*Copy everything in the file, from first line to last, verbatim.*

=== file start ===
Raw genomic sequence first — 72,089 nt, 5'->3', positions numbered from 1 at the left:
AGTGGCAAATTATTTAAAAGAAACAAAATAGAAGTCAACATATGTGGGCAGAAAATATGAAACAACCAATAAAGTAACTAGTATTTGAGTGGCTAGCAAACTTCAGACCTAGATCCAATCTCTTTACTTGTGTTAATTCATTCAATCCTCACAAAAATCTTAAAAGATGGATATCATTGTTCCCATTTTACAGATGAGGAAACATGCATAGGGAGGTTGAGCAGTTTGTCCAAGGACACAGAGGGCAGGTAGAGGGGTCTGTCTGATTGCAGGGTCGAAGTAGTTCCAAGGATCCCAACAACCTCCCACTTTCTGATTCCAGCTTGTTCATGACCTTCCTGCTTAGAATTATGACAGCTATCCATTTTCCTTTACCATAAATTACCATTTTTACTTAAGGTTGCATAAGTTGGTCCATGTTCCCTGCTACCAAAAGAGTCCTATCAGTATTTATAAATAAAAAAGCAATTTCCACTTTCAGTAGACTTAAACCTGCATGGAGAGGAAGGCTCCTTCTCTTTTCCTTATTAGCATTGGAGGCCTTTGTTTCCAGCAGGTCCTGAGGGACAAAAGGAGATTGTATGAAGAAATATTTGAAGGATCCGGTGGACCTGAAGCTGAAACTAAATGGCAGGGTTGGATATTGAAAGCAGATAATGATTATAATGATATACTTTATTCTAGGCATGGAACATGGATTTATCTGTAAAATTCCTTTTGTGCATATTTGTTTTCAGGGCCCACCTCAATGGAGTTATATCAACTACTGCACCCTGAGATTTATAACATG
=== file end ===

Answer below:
Raw genomic sequence first — 72,089 nt, 5'->3', positions numbered from 1 at the left:
AGTGGCAAATTATTTAAAAGAAACAAAATAGAAGTCAACATATGTGGGCAGAAAATATGAAACAACCAATAAAGTAACTAGTATTTGAGTGGCTAGCAAACTTCAGACCTAGATCCAATCTCTTTACTTGTGTTAATTCATTCAATCCTCACAAAAATCTTAAAAGATGGATATCATTGTTCCCATTTTACAGATGAGGAAACATGCATAGGGAGGTTGAGCAGTTTGTCCAAGGACACAGAGGGCAGGTAGAGGGGTCTGTCTGATTGCAGGGTCGAAGTAGTTCCAAGGATCCCAACAACCTCCCACTTTCTGATTCCAGCTTGTTCATGACCTTCCTGCTTAGAATTATGACAGCTATCCATTTTCCTTTACCATAAATTACCATTTTTACTTAAGGTTGCATAAGTTGGTCCATGTTCCCTGCTACCAAAAGAGTCCTATCAGTATTTATAAATAAAAAAGCAATTTCCACTTTCAGTAGACTTAAACCTGCATGGAGAGGAAGGCTCCTTCTCTTTTCCTTATTAGCATTGGAGGCCTTTGTTTCCAGCAGGTCCTGAGGGACAAAAGGAGATTGTATGAAGAAATATTTGAAGGATCCGGTGGACCTGAAGCTGAAACTAAATGGCAGGGTTGGATATTGAAAGCAGATAATGATTATAATGATATACTTTATTCTAGGCATGGAACATGGATTTATCTGTAAAATTCCTTTTGTGCATATTTGTTTTCAGGGCCCACCTCAATGGAGTTATATCAACTACTGCACCCTGAGATTTATAACATG